You are inquisitive. You collect things. You might collect information—words, facts, books, and quotations—or you might collect tangible objects such as butterflies, baseball cards, porcelain dolls, or sepia photographs. Whatever you collect, you collect it because it interests you. And yours is the kind of mind that finds so many things interesting. The world is exciting precisely because of its infinite variety and complexity. If you read a great deal, it is not necessarily to refine your theories but, rather, to add more information to your archives. If you like to travel, it is because each new location offers novel artifacts and facts. These can be acquired and then stored away. Why are they worth storing? At the time of storing it is often hard to say exactly when or why you might need them, but who knows when they might become useful? With all those possible uses in mind, you really don’t feel comfortable throwing anything away. So you keep acquiring and compiling and filing stuff away. It’s interesting. It keeps your mind fresh. And perhaps one day some of it will prove valuable.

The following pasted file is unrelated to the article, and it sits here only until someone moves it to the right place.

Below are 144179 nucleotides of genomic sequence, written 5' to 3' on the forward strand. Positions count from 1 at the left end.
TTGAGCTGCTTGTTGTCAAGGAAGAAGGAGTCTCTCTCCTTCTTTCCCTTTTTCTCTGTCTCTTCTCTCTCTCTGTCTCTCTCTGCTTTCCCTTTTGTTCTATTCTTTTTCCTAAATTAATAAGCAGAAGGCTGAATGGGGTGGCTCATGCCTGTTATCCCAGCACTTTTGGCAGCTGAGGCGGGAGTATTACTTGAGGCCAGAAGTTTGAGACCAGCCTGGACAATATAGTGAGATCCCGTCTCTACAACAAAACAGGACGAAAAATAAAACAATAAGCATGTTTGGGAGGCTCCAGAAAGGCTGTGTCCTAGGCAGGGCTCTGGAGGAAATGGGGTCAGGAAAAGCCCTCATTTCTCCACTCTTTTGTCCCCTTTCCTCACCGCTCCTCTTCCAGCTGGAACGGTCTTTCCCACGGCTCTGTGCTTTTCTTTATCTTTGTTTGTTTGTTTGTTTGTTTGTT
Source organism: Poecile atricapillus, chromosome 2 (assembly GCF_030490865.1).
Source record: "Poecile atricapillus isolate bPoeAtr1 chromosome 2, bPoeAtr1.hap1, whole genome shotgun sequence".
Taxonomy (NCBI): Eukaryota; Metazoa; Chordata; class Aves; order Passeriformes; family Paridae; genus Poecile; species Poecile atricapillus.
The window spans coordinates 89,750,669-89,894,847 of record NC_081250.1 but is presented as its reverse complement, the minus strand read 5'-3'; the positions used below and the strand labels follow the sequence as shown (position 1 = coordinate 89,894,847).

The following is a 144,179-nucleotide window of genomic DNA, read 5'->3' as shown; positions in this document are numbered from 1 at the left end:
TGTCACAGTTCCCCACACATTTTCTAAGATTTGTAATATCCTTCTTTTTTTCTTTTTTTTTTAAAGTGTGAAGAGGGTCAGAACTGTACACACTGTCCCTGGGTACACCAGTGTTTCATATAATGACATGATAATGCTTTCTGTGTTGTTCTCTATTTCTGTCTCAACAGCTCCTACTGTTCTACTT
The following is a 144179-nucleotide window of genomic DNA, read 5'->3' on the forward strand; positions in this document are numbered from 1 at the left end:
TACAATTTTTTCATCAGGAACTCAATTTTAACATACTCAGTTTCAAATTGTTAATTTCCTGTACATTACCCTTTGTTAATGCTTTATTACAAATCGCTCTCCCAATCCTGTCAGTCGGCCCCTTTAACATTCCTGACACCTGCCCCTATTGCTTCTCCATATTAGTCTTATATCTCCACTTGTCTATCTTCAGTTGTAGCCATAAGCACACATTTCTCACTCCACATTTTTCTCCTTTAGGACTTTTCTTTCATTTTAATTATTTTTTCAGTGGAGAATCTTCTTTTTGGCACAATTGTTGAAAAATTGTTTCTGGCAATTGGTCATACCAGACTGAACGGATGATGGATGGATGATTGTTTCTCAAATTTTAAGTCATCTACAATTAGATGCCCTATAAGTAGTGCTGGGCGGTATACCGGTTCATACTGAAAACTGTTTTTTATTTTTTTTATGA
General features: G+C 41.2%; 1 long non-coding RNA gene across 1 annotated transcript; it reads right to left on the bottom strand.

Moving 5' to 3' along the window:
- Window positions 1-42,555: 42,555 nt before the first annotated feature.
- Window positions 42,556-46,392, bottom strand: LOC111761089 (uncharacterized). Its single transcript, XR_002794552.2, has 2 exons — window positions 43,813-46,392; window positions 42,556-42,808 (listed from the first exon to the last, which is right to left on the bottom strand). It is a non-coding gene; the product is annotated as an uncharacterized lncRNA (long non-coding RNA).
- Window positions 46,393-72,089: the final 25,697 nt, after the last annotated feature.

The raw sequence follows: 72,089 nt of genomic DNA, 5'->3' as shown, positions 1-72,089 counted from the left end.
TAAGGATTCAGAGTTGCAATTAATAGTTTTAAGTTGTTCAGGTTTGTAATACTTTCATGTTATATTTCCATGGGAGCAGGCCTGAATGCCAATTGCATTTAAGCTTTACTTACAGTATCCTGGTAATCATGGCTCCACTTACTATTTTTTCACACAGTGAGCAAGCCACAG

You live in the moment. You don’t see the future as a fixed destination. Instead, you see it as a place that you create out of the choices that you make right now. And so you discover your future one choice at a time. This doesn’t mean that you don’t have plans. You probably do. But this theme of Adaptability does enable you to respond willingly to the demands of the moment even if they pull you away from your plans. Unlike some, you don’t resent sudden requests or unforeseen detours. You expect them. They are inevitable. Indeed, on some level you actually look forward to them. You are, at heart, a very flexible person who can stay productive when the demands of work are pulling you in many different directions at once.

If you're interested in discovering your top five themes, visit You'll need an access code to take the poll, which can be found in a number of publications. The one I purchased through my parish was
LIVING YOUR STRENGTHS: DISCOVER YOUR GOD-GIVEN TALENTS AND INSPIRE YOUR COMMUNITY (CATHOLIC EDITION). It is worth the price/donation of the book (I donated $10 to my parish for the book). Be warned that every book's code that can only be used once; do not purchase a used book for this purpose!

Memorial of St. Vincent de Paul
Daily Mass Readings
Job 1:6-22
Psalm 17:1-3,6-7
Luke 9:46-50


  1. Yikes! $51.99 for a new copy! (Now I remember why I always buy used.) Do you know if it's okay to use the January 2008 edition, which is "only" $24.95 for a new one? The cover's different, but it does say Catholic Edition on it. I'd really like to take this test, but $52 is a bit steep. Thanks.

  2. "Yikes" is right, that IS steep...I guess my parish put more behind this than I thought they did!

    As long as the code is intact in the back of the book to access the website it should be OK. It's worth the 25 clams IMO